The Breach raises new questions about Canada and missile defence
America’s ballistic missile defence still hangs over Canadian politics. Writing in The Breach this week, journalist Taylor C. Noakes asks the question: Is Canada about to cave on U.S. ballistic missile boondoggle?
This writer, Steve Staples, author of Missile Defence: Round One, tried to answer his question. The U.S. missile defence system, launched under George W. Bush twenty years ago, “has cost them billions of dollars, provides no real improvement to their security, and has prompted other countries to develop more aggressive weapons,” I said.
Laura Grego, a physicist and Nuclear Security Fellow with the Laboratory for Nuclear Security and Policy at Massachusetts Institute of Technology, added that the missile defence system undermines nuclear deterrence, upsetting the uneasy balance of nuclear might between super powers.
Canada joining the U.S. ballistic missile defence (BMD) program is a near-obsession of the “Defence Lobby” whose advocates never accepted Canada’s “no” decision in 2005.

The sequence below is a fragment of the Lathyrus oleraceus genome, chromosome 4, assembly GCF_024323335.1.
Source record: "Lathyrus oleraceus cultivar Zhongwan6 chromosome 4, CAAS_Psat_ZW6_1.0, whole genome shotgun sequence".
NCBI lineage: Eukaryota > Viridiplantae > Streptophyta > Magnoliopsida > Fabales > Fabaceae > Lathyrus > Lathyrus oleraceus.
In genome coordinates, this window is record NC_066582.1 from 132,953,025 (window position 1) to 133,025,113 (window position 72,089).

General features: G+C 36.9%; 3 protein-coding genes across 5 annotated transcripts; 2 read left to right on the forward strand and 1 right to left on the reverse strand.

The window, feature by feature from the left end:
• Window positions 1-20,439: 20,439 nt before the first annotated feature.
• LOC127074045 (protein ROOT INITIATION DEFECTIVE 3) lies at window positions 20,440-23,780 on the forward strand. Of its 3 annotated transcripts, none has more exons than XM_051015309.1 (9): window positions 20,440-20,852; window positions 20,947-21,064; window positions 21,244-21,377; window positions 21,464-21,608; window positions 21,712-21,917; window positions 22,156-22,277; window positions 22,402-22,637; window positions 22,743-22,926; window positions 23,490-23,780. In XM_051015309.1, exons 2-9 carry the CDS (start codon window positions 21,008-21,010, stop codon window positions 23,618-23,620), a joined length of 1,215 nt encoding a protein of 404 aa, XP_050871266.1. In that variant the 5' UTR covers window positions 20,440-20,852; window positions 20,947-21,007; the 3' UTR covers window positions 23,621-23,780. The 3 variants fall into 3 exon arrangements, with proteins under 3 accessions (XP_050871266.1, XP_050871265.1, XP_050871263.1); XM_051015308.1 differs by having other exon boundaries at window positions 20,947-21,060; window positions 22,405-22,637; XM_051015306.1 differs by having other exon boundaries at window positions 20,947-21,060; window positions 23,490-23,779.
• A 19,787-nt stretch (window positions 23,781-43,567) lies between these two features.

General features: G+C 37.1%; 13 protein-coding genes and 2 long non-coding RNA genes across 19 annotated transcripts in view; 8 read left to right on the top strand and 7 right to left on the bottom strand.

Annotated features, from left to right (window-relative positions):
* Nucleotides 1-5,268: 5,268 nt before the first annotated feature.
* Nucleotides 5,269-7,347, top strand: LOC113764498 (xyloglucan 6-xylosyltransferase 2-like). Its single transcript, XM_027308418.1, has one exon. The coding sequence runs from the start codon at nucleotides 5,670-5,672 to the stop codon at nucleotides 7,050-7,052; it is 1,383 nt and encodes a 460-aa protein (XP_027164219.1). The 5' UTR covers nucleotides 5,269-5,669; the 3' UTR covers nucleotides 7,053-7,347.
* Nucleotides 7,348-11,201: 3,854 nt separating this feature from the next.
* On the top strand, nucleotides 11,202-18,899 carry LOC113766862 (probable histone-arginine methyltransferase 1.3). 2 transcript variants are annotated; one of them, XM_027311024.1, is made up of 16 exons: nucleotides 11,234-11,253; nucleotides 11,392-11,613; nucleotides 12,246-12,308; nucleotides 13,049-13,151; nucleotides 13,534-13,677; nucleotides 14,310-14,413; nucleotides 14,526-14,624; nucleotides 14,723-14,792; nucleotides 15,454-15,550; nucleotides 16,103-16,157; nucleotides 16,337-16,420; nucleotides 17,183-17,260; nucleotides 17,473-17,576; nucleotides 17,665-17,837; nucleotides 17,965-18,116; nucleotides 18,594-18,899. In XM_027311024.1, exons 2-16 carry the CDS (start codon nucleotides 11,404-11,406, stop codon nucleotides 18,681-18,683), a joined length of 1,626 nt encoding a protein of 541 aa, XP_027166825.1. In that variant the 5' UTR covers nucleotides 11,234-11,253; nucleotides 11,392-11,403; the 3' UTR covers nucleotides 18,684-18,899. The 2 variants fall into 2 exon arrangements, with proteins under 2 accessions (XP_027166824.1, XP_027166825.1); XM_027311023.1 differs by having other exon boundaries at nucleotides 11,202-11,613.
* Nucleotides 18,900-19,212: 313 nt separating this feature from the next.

Missile defence-boosters likely cheered when Defence Minster Anita Anand said in May 2022 that the government is “taking a full and comprehensive look” at joining the U.S.’ ballistic missile defence system, “leaving no stone unturned in this major review of continental defence.”
As Noakes writes, U.S.-led plans for a continental anti-ballistic missile shield are flawed, will enrich arms manufacturers and could precipitate an arms race; “Any such move by the Trudeau administration would impugn what experts, non-proliferation advocates and even former prime ministers have said for decades: ballistic missile defence systems (BMDs) simply don’t work.”
- Read “Is Canada about to cave on US ballistic missile boondoggle?” by Taylor C. Noakes published by The Breach on July 29, 2022
(Cover: Halifax, Canada – Nov. 20, 2021: Halifax international security forum. Canadian defence minister Anita Anand. Via Shutterstock)